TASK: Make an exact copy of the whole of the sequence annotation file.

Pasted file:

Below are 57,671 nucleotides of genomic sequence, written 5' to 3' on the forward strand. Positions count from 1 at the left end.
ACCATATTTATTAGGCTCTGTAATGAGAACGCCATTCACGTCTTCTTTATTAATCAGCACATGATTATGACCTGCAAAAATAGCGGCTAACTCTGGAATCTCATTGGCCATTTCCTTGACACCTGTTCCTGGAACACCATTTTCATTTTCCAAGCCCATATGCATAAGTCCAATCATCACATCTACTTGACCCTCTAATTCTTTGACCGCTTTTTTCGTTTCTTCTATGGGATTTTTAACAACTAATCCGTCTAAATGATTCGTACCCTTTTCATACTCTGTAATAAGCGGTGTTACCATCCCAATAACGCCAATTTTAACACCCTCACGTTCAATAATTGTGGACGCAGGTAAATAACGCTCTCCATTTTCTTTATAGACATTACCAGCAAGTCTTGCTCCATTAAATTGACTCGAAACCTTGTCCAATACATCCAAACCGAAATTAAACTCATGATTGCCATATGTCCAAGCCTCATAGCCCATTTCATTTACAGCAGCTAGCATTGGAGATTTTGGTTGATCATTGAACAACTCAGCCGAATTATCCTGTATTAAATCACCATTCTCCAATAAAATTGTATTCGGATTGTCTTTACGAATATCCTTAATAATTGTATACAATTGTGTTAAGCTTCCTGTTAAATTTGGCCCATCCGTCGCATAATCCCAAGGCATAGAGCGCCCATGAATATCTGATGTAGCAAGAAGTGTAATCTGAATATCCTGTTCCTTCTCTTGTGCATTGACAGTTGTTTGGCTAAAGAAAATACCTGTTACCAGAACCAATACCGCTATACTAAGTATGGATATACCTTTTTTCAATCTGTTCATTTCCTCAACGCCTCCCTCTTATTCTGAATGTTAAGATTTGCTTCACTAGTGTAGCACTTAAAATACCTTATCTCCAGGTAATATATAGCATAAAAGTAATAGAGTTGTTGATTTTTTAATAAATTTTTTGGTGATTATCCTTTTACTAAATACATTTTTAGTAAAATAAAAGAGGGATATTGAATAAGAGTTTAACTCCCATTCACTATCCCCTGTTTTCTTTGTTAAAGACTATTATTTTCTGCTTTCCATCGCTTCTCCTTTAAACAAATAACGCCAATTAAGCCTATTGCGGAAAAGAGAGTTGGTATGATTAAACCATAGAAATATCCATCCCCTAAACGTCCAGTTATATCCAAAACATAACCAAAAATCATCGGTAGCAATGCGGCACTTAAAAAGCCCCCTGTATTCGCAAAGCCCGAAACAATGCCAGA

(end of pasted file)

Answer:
Below are 57,671 nucleotides of genomic sequence, written 5' to 3' on the forward strand. Positions count from 1 at the left end.
ACCATATTTATTAGGCTCTGTAATGAGAACGCCATTCACGTCTTCTTTATTAATCAGCACATGATTATGACCTGCAAAAATAGCGGCTAACTCTGGAATCTCATTGGCCATTTCCTTGACACCTGTTCCTGGAACACCATTTTCATTTTCCAAGCCCATATGCATAAGTCCAATCATCACATCTACTTGACCCTCTAATTCTTTGACCGCTTTTTTCGTTTCTTCTATGGGATTTTTAACAACTAATCCGTCTAAATGATTCGTACCCTTTTCATACTCTGTAATAAGCGGTGTTACCATCCCAATAACGCCAATTTTAACACCCTCACGTTCAATAATTGTGGACGCAGGTAAATAACGCTCTCCATTTTCTTTATAGACATTACCAGCAAGTCTTGCTCCATTAAATTGACTCGAAACCTTGTCCAATACATCCAAACCGAAATTAAACTCATGATTGCCATATGTCCAAGCCTCATAGCCCATTTCATTTACAGCAGCTAGCATTGGAGATTTTGGTTGATCATTGAACAACTCAGCCGAATTATCCTGTATTAAATCACCATTCTCCAATAAAATTGTATTCGGATTGTCTTTACGAATATCCTTAATAATTGTATACAATTGTGTTAAGCTTCCTGTTAAATTTGGCCCATCCGTCGCATAATCCCAAGGCATAGAGCGCCCATGAATATCTGATGTAGCAAGAAGTGTAATCTGAATATCCTGTTCCTTCTCTTGTGCATTGACAGTTGTTTGGCTAAAGAAAATACCTGTTACCAGAACCAATACCGCTATACTAAGTATGGATATACCTTTTTTCAATCTGTTCATTTCCTCAACGCCTCCCTCTTATTCTGAATGTTAAGATTTGCTTCACTAGTGTAGCACTTAAAATACCTTATCTCCAGGTAATATATAGCATAAAAGTAATAGAGTTGTTGATTTTTTAATAAATTTTTTGGTGATTATCCTTTTACTAAATACATTTTTAGTAAAATAAAAGAGGGATATTGAATAAGAGTTTAACTCCCATTCACTATCCCCTGTTTTCTTTGTTAAAGACTATTATTTTCTGCTTTCCATCGCTTCTCCTTTAAACAAATAACGCCAATTAAGCCTATTGCGGAAAAGAGAGTTGGTATGATTAAACCATAGAAATATCCATCCCCTAAACGTCCAGTTATATCCAAAACATAACCAAAAATCATCGGTAGCAATGCGGCACTTAAAAAGCCCCCTGTATTCGCAAAGCCCGAAACAATGCCAGA